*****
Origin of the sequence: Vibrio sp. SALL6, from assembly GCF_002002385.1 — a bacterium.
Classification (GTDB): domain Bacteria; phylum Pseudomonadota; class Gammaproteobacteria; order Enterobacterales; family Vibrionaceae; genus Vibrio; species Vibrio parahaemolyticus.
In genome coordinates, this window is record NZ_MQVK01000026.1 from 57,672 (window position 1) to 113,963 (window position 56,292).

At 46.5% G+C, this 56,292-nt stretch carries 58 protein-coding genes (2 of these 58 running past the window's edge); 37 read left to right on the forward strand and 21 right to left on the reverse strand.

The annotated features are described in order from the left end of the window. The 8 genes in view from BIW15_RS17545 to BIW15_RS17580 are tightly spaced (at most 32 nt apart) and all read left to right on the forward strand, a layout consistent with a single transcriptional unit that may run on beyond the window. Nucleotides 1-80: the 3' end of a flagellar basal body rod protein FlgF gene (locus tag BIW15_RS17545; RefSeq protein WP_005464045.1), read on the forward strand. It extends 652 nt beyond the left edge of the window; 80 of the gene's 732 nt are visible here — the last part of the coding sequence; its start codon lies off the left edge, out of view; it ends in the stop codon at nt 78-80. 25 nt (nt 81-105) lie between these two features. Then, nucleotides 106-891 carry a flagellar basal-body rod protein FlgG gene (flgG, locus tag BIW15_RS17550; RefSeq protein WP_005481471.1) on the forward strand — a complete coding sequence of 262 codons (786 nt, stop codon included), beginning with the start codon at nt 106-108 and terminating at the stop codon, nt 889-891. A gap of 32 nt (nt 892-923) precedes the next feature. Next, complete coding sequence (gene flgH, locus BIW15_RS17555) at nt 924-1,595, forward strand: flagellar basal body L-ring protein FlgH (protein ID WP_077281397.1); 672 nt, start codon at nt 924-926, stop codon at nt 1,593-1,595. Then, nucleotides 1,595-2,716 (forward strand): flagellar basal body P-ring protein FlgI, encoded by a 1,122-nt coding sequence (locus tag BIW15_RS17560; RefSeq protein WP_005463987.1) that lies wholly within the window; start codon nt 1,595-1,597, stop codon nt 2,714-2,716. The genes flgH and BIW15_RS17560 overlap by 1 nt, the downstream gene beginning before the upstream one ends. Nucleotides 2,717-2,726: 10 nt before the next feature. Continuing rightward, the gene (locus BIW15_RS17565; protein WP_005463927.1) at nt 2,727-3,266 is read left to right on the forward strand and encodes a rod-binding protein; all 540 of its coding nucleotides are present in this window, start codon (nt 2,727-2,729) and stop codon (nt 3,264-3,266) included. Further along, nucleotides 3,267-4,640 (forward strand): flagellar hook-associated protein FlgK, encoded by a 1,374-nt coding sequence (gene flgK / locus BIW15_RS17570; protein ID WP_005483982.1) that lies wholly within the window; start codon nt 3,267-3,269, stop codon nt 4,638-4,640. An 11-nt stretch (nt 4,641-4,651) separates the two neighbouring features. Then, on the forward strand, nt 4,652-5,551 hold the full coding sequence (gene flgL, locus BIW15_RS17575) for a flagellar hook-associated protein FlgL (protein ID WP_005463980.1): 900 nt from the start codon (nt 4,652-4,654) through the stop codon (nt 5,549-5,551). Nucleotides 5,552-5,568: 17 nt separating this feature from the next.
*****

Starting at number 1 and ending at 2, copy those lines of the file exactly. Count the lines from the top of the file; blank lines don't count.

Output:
Origin of the sequence: Vibrio sp. SALL6, from assembly GCF_002002385.1 — a bacterium.
Classification (GTDB): domain Bacteria; phylum Pseudomonadota; class Gammaproteobacteria; order Enterobacterales; family Vibrionaceae; genus Vibrio; species Vibrio parahaemolyticus.